I'm Kendra, and I'm here to help you be a genius about the things that matter and lazy about the things that don't. Welcome to your people.

My Absolute Favorite Chocolate Chip Cookie Recipe

My Absolute Favorite Chocolate Chip Cookie Recipe

When I was in high school, I started baking chocolate chip cookies. I began like most do... with the recipe on the Nestle Toll House bag. 

No disrespect to Phoebe's grandmother, I started tinkering. I changed the sugar ratio, added more salt (always), more vanilla (almost always), and SEVEN YEARS LATER landed on my favorite recipe. I've never found another that makes me happier. 

The Pros

  • They're buttery and crisp on the edges with a barely gooey center.
  • They look beautiful.
  • They taste like heaven. 
  • The dough tastes magical from the freezer.

The Cons

  • They're more work than a regular chocolate chip cookie.
  • The texture doesn't hold up as long because of the bread flour. (If you need them to have a longer shelf life, skip the bread flour and use the same amount of all-purpose.)
  • You have to chill them for a couple of days. Not hours, days.
  • You'll eat seven before you realize you're going to be sick.

These might not seem very lazy, but they are definitely genius. I don't always use this recipe because it requires a lot of planning (yay!) and waiting (nope), but I don't mind being lazy about other stuff in order to be a genius about these cookies.

The Recipe


  • 2 cups all-purpose flour
  • 3/4 cup bread flour (again, just use all-purpose... the bread flour gives the cookies a little extra chewiness)
  • 1 tsp. cornstarch (a tenderizer)
  • 1 tsp. baking soda
  • 1 tsp. baking powder
  • 2 1/4 tsp. salt
  • 2 sticks butter
  • 3/4 cup sugar
  • 1 cup light brown sugar, packed
  • 2 tsp. vanilla
  • 2 eggs
  • 1 egg yolk
  • 2 cups semisweet chocolate chips or chunks


  1. Brown the 4 tbsp. (or half a stick) of butter. Oh, wait... you didn't know we were doing that? We are. I'd tell you how here, but The Kitchn once again does the best job of explaining it with extremely helpful photos. Pop it in the fridge while you gather the other ingredients. Don't start mixing the dough until the browned butter is slightly cool.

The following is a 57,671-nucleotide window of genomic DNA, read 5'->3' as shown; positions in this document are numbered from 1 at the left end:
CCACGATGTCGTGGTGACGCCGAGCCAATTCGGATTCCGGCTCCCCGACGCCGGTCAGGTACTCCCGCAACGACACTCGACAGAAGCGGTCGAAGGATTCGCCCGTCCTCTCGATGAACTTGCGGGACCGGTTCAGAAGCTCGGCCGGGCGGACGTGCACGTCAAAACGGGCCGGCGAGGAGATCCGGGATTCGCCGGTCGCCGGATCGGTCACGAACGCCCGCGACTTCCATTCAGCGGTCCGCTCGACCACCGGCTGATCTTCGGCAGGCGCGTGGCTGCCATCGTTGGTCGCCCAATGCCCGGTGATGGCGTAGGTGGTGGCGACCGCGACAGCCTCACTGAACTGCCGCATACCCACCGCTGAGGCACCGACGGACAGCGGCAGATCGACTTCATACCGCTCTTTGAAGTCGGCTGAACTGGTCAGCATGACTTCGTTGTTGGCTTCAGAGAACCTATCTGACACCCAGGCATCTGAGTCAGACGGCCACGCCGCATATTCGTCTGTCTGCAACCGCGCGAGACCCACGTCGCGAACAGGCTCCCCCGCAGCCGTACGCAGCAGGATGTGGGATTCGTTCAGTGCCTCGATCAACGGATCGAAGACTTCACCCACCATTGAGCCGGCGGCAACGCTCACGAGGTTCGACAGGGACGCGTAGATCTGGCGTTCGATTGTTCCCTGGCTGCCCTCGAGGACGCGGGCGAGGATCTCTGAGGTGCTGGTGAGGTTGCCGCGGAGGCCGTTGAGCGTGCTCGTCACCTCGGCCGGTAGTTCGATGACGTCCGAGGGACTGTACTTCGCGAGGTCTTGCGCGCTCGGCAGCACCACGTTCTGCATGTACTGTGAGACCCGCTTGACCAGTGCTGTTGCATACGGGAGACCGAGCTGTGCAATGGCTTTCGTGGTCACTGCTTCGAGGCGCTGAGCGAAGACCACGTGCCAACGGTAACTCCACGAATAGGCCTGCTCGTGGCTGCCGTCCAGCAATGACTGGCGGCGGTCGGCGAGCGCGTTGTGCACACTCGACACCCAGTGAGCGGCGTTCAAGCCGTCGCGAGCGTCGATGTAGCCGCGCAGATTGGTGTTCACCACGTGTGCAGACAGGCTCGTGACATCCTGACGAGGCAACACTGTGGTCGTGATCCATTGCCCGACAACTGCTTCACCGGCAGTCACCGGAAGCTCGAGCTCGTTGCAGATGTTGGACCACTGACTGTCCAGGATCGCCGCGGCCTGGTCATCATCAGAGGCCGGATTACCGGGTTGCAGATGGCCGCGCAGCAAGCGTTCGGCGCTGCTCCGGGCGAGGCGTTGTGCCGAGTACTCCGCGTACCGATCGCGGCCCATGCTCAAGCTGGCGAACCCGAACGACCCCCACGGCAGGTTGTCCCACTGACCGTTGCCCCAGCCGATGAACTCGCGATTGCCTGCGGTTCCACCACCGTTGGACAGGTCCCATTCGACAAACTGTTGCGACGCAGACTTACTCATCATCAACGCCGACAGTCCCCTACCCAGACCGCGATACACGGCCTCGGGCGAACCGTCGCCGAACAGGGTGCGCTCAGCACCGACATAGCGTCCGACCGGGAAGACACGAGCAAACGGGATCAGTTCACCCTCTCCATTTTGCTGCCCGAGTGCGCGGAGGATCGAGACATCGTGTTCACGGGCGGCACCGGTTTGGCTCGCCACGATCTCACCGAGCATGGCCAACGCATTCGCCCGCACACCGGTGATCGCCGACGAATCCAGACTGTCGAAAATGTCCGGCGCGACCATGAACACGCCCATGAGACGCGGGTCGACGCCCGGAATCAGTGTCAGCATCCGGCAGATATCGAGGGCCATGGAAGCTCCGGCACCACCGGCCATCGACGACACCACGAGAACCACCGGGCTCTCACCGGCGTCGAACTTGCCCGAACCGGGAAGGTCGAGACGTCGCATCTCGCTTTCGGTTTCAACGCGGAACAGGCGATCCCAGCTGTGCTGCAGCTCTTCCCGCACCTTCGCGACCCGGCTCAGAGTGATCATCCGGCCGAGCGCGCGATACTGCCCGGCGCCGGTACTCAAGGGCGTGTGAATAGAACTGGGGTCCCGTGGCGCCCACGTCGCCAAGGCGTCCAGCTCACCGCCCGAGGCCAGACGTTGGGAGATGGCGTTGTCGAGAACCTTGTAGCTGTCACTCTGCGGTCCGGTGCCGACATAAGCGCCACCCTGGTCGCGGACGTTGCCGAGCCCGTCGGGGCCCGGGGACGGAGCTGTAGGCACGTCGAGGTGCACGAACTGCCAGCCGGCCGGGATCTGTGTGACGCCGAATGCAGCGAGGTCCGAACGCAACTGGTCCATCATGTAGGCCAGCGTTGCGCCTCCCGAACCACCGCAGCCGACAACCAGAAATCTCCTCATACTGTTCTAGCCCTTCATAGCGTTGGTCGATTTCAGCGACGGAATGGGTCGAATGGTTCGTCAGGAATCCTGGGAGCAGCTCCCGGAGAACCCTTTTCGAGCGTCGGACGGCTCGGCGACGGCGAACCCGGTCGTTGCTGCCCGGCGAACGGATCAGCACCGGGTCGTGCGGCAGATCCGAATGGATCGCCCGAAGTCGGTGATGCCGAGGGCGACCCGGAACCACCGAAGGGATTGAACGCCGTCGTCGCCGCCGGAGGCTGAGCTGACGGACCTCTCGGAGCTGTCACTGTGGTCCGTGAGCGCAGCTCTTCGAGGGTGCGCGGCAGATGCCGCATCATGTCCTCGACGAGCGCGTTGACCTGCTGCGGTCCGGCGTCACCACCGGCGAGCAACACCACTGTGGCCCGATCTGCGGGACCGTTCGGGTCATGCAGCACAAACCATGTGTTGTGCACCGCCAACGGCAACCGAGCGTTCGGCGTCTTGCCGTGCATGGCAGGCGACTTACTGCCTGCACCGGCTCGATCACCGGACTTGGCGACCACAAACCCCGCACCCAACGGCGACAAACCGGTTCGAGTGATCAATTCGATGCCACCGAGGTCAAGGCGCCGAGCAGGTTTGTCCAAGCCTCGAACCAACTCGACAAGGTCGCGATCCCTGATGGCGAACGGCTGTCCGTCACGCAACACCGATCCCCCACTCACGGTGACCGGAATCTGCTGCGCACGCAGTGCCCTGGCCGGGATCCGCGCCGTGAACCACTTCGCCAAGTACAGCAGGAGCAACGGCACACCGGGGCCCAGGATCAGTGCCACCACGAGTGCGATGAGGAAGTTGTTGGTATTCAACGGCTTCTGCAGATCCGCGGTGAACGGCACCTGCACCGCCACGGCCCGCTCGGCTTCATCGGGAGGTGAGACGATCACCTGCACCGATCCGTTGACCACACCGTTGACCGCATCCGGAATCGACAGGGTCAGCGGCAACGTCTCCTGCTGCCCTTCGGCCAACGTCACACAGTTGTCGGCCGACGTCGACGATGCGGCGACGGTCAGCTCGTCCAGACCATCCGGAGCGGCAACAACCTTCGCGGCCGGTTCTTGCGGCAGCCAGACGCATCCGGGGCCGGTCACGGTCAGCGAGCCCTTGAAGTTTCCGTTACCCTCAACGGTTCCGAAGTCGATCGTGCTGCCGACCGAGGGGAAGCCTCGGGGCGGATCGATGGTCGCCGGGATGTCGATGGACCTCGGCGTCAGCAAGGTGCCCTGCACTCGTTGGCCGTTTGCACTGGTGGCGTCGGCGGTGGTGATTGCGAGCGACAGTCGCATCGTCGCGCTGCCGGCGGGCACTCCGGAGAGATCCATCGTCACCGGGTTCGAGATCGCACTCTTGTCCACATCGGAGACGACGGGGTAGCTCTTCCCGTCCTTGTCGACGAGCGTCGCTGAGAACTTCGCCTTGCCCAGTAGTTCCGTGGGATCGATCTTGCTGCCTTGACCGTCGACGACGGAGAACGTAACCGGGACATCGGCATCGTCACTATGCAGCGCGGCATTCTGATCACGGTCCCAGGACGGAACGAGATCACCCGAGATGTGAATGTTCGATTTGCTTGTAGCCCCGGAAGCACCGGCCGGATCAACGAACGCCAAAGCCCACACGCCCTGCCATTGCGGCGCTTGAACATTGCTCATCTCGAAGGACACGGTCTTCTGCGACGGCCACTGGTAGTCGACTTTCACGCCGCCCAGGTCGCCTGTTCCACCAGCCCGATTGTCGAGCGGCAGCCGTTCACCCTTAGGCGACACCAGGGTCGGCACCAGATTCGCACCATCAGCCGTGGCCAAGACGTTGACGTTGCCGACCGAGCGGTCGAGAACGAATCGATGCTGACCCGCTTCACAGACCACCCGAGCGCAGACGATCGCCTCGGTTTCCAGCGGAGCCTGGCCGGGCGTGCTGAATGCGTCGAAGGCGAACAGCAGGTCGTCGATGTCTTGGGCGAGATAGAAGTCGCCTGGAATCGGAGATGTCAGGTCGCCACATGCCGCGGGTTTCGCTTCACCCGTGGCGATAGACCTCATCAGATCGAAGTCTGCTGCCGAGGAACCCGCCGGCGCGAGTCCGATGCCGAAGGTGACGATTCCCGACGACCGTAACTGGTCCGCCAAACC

2. Sift together the dry ingredients. With a sifter or a mesh sieve, sift the flour, cornstarch, baking soda, baking powder, and salt onto a piece of parchment paper, wax paper, or a paper towel. Sifting into a separate bowl means I have to wash a separate bowl, and I give a big ol' hard no to that.
  3. Cream together the butter and sugars. Do this for two minutes until fluffy. To achieve the right texture and optimal cookie texture, the butter should be at room temperature, i.e. out on the counter for half an hour before mixing.
  4. Add two eggs and one yolk one at a time, mixing on medium-low speed. Don't add the next egg until the last one has fully disappeared.
  5. Add the vanilla and cooled (but still mostly melted) browned butter. Make sure it's fully incorporated. 
  6. Add dry ingredients. Use low speed, and add gradually. You'll avoid a flour shower, and the dough will come together better. Stop mixing when there are just a few streaks of flour left. 
  7. Add the chocolate chips. As you stir them in, the remaining flour will incorporate into the dough. When the flour disappears, stop mixing. More mixing means tough cookies, and we don't want that. 
  8. Scoop and chill the dough. Use a cookie scoop (my beloved) or two spoons, and portion out 1-2 tbsp-sized cookie dough balls onto a parchment-lined sheet pan. The cookies can tough each other; they're just going to chill. Cover the pan with plastic wrap, and chill in the refrigerator for 24-72 hours. I usually do 48; two days gives better flavor than one and is more difficult to forget about than three. (I've forgotten about 72 hour dough so many times.)
  9. Bake. When you're ready for cookies, preheat the oven to 375. Spread the dough balls on a parchment-lined sheet pan (no mess!) a couple of inches apart from each other. Bake 9-11 minutes depending on your oven and the size of the dough. You're looking for crispy brown edges and a barely-cooked center. If it looks doughy, you're close. If it looks done, you've gone too far. You want to juuuuuust barely get past the center being raw dough. As the cookies cool, they set up beautiful with the most perfect texture.

You're welcome. 

P.S. This week's podcast episode is all about cookies and super awesome. Check it out... The Lazy Genius Bakes Cookies.

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